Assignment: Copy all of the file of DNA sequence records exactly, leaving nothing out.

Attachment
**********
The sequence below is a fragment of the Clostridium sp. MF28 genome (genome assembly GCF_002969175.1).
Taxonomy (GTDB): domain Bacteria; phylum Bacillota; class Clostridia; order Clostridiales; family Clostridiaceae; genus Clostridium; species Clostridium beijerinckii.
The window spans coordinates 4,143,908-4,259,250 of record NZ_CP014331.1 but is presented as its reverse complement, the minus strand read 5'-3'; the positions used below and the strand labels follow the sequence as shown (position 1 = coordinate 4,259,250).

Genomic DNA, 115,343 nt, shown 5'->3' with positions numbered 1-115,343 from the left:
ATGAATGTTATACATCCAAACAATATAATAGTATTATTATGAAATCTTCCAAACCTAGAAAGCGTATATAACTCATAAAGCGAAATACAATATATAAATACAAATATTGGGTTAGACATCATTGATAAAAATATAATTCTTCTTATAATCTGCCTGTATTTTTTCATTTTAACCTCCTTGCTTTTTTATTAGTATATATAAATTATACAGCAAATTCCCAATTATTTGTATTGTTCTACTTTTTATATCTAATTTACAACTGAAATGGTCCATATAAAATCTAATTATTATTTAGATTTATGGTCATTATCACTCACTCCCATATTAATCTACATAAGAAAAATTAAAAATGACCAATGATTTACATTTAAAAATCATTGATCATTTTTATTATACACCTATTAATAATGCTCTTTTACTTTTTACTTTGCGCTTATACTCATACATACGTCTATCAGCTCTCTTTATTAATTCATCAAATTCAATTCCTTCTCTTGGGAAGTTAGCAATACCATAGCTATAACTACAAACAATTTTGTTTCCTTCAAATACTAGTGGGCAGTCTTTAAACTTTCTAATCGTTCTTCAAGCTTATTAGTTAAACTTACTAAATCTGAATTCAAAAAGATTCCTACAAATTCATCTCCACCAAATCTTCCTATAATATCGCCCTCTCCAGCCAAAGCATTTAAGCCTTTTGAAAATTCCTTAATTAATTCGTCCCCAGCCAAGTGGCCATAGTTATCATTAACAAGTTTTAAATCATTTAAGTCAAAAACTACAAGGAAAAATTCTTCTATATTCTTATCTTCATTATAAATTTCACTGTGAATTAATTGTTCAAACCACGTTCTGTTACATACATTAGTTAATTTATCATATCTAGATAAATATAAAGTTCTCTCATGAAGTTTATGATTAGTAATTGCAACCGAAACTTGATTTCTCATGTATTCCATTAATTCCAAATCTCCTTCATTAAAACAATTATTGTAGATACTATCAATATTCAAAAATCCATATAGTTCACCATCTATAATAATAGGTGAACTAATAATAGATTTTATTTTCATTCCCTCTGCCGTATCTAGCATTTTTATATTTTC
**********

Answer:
The sequence below is a fragment of the Clostridium sp. MF28 genome (genome assembly GCF_002969175.1).
Taxonomy (GTDB): domain Bacteria; phylum Bacillota; class Clostridia; order Clostridiales; family Clostridiaceae; genus Clostridium; species Clostridium beijerinckii.
The window spans coordinates 4,143,908-4,259,250 of record NZ_CP014331.1 but is presented as its reverse complement, the minus strand read 5'-3'; the positions used below and the strand labels follow the sequence as shown (position 1 = coordinate 4,259,250).

Genomic DNA, 115,343 nt, shown 5'->3' with positions numbered 1-115,343 from the left:
ATGAATGTTATACATCCAAACAATATAATAGTATTATTATGAAATCTTCCAAACCTAGAAAGCGTATATAACTCATAAAGCGAAATACAATATATAAATACAAATATTGGGTTAGACATCATTGATAAAAATATAATTCTTCTTATAATCTGCCTGTATTTTTTCATTTTAACCTCCTTGCTTTTTTATTAGTATATATAAATTATACAGCAAATTCCCAATTATTTGTATTGTTCTACTTTTTATATCTAATTTACAACTGAAATGGTCCATATAAAATCTAATTATTATTTAGATTTATGGTCATTATCACTCACTCCCATATTAATCTACATAAGAAAAATTAAAAATGACCAATGATTTACATTTAAAAATCATTGATCATTTTTATTATACACCTATTAATAATGCTCTTTTACTTTTTACTTTGCGCTTATACTCATACATACGTCTATCAGCTCTCTTTATTAATTCATCAAATTCAATTCCTTCTCTTGGGAAGTTAGCAATACCATAGCTATAACTACAAACAATTTTGTTTCCTTCAAATACTAGTGGGCAGTCTTTAAACTTTCTAATCGTTCTTCAAGCTTATTAGTTAAACTTACTAAATCTGAATTCAAAAAGATTCCTACAAATTCATCTCCACCAAATCTTCCTATAATATCGCCCTCTCCAGCCAAAGCATTTAAGCCTTTTGAAAATTCCTTAATTAATTCGTCCCCAGCCAAGTGGCCATAGTTATCATTAACAAGTTTTAAATCATTTAAGTCAAAAACTACAAGGAAAAATTCTTCTATATTCTTATCTTCATTATAAATTTCACTGTGAATTAATTGTTCAAACCACGTTCTGTTACATACATTAGTTAATTTATCATATCTAGATAAATATAAAGTTCTCTCATGAAGTTTATGATTAGTAATTGCAACCGAAACTTGATTTCTCATGTATTCCATTAATTCCAAATCTCCTTCATTAAAACAATTATTGTAGATACTATCAATATTCAAAAATCCATATAGTTCACCATCTATAATAATAGGTGAACTAATAATAGATTTTATTTTCATTCCCTCTGCCGTATCTAGCATTTTTATATTTTC